Maples are known to have invasive and damaging roots. Our article on 9 trees that can damage your foundation can help you choose a tree that is good to plant near your home!
Your Maple Tree Is Ruining Your Grass
Grass can be difficult to grow underneath trees. You could have patches of weeds, weak grass, or a big brown patch that looks like a scar on your lawn.
Most grass varieties require full sun and plenty of water to keep them healthy. The broad expanse of a large maple tree’s canopy can deter both of those requirements. This leaves large patches that can be an eyesore.
In the spring and summer, a maple’s canopy can restrict rainwater from falling through. A large quantity of rainwater will run off the leaves and fall around the edge, leaving the soil directly underneath too dry for grass.
Along with providing shade for most of the day, typical grass can’t cope.
You can cover the ground with mulch, but if the dead grass patch is 20 feet or more in diameter, a huge mulch bed will simply look awkward.
Along with the grass problems, you could be dealing with raised roots that cause trip hazards. Or maybe you’ve had to replace a lawnmower blade for the X-teenth time because of shallow, protruding roots. When enough is enough, it’s time to cut your maple tree down.
Oh, and maple trees often leave helicopter seeds on your lawn, which can be quite annoying and another reason to get rid of them since they drop them in large amounts.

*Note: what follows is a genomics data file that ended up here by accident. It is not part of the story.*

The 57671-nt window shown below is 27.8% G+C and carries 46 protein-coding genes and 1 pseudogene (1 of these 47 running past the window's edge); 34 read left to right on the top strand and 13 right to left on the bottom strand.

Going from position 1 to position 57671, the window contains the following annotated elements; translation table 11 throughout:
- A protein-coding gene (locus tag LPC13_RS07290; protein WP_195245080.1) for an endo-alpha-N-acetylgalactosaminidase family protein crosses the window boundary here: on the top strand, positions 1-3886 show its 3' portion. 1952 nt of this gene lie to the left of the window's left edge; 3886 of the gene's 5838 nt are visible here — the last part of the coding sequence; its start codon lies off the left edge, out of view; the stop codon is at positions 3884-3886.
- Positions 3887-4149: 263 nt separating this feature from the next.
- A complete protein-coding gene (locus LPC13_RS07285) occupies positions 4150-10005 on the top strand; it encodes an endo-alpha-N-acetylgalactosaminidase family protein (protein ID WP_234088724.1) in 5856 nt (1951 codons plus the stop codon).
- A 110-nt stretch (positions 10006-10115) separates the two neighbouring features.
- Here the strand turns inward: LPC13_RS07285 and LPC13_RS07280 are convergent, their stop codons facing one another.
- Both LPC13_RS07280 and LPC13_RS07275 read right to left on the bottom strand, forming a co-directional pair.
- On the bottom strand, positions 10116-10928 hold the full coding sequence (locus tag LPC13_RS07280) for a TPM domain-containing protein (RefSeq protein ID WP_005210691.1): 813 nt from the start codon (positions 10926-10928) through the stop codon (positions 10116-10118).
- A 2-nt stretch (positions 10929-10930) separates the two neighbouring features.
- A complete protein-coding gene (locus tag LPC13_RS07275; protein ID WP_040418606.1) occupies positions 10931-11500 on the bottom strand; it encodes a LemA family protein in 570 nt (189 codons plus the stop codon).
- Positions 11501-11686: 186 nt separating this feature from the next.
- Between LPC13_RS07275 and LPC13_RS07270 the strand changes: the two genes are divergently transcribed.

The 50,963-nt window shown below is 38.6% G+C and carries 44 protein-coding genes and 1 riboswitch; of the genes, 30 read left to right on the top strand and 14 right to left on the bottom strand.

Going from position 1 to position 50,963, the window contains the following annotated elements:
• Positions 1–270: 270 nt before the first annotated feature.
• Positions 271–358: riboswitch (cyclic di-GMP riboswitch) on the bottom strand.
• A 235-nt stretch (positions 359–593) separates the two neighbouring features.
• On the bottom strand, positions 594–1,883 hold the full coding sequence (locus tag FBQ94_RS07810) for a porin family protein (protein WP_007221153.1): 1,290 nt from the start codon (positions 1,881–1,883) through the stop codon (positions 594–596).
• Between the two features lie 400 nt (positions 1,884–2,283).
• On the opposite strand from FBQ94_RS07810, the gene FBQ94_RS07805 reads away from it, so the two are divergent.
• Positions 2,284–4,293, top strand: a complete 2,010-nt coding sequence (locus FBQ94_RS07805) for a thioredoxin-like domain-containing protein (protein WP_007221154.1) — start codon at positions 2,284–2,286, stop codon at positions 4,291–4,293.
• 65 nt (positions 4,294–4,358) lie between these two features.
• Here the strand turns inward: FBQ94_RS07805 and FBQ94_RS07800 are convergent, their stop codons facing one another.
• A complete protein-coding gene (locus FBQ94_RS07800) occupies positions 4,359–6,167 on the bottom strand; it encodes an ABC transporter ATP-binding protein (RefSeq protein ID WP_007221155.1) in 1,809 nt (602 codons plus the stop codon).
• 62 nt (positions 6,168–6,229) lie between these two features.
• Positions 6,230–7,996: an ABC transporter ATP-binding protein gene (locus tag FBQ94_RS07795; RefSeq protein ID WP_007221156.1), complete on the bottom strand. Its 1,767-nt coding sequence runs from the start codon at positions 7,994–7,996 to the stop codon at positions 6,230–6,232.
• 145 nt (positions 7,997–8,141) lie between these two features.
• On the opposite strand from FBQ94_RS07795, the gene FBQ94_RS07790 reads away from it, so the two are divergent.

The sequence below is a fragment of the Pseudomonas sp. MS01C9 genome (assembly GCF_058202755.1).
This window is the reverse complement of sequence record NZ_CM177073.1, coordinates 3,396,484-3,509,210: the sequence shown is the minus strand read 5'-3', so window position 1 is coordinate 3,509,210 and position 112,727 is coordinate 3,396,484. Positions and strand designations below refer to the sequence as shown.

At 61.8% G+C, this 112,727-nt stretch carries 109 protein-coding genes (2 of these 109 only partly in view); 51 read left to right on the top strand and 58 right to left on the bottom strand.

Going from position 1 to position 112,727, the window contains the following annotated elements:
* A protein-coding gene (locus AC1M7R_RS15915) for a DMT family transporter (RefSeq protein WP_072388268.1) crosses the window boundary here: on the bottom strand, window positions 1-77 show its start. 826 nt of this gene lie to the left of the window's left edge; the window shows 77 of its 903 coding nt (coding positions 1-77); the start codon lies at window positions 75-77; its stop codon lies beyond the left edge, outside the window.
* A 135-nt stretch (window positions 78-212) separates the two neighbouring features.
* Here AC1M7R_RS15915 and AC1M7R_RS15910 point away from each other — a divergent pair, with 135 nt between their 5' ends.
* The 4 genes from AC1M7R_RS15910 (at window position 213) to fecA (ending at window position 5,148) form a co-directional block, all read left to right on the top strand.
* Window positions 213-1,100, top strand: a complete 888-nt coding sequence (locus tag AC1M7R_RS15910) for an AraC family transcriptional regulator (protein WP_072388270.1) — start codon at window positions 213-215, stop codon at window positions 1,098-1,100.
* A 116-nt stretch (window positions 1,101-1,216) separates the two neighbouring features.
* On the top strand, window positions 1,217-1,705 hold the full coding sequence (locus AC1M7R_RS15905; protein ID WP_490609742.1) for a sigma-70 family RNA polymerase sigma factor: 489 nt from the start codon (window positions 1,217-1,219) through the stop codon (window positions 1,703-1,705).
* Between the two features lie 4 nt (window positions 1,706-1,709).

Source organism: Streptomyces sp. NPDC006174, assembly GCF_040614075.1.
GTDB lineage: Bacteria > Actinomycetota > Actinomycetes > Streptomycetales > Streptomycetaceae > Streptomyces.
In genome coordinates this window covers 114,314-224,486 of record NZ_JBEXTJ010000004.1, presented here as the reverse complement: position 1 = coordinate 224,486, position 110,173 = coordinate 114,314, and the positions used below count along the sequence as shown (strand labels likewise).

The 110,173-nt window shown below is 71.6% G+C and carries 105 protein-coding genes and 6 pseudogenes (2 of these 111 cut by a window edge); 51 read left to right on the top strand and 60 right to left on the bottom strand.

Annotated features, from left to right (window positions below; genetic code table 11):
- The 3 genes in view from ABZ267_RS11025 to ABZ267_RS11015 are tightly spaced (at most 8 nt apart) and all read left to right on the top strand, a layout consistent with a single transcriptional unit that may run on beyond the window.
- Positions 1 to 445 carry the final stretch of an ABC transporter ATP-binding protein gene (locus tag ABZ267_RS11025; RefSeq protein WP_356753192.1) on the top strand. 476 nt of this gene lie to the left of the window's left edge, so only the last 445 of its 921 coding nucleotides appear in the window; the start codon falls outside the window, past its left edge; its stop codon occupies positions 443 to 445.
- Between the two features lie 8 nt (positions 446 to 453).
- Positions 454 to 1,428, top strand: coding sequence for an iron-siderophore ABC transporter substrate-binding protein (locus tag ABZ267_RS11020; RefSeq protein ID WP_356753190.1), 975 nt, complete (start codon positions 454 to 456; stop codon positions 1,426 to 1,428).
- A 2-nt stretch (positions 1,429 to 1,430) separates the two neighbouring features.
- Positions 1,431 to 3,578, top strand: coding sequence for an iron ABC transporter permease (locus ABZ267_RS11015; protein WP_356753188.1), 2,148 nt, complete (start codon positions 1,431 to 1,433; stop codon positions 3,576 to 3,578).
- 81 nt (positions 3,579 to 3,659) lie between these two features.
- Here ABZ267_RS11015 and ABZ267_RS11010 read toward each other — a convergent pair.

A Big Storm Broke Your Maple Tree
Trees grow and develop ways to withstand fierce storms, but occasionally Mother Nature brews up a special kind of storm. When this happens even the strongest trees can succumb.
Whether the ground has been soaking in a constant barrage of torrential rain and the tree topples, roots and all, or there was a lightning strike, you might have to get rid of the tree.
It doesn’t have to be summer storms that ruin trees to the point where they have to be removed for safety. Heavy snowstorms or especially freezing rain can cause tree limbs to break off, or topple trees.
Most ice storms that result in a quarter or half an inch of ice will break off smaller limbs. Hardwood trees like maples can often withstand this much ice, but if the storm continues to dump freezing rain, large limbs or even the tree itself can fall.
Ice storms start getting problematic when accumulation surpasses ½” of ice. When severe storms damage your trees you’ll need to get an arborist to check on them. Sometimes the damage is so bad, that the entire tree will have to be cut down.
Most trees can survive moderate storm damage. If the tree sustained damage but is still standing, you might want to have it checked out before cutting it down completely. It might be able to heal itself.
Your Maple Tree Has Extreme Fungi Or Insect Damage
Healthy trees are often able to fight off mild insect or fungal damage. But if a tree is getting very old—some maples can live for hundreds of years—or it is going through the wringer it can be more difficult to fight off invaders.
Maple trees can be infected with fungal afflictions like anthracnose, cottony scale, tar spot, verticillium wilt, and various types of insects. They can become beset with leaf-eating caterpillars, beetles, or boring insects that weaken them.
While some of these problems can be overcome by the tree itself, or be treated with fungicides or pesticides, there are times when you should go ahead and have the tree cut down. Some fungal infections can’t be treated and will lead to the tree’s end.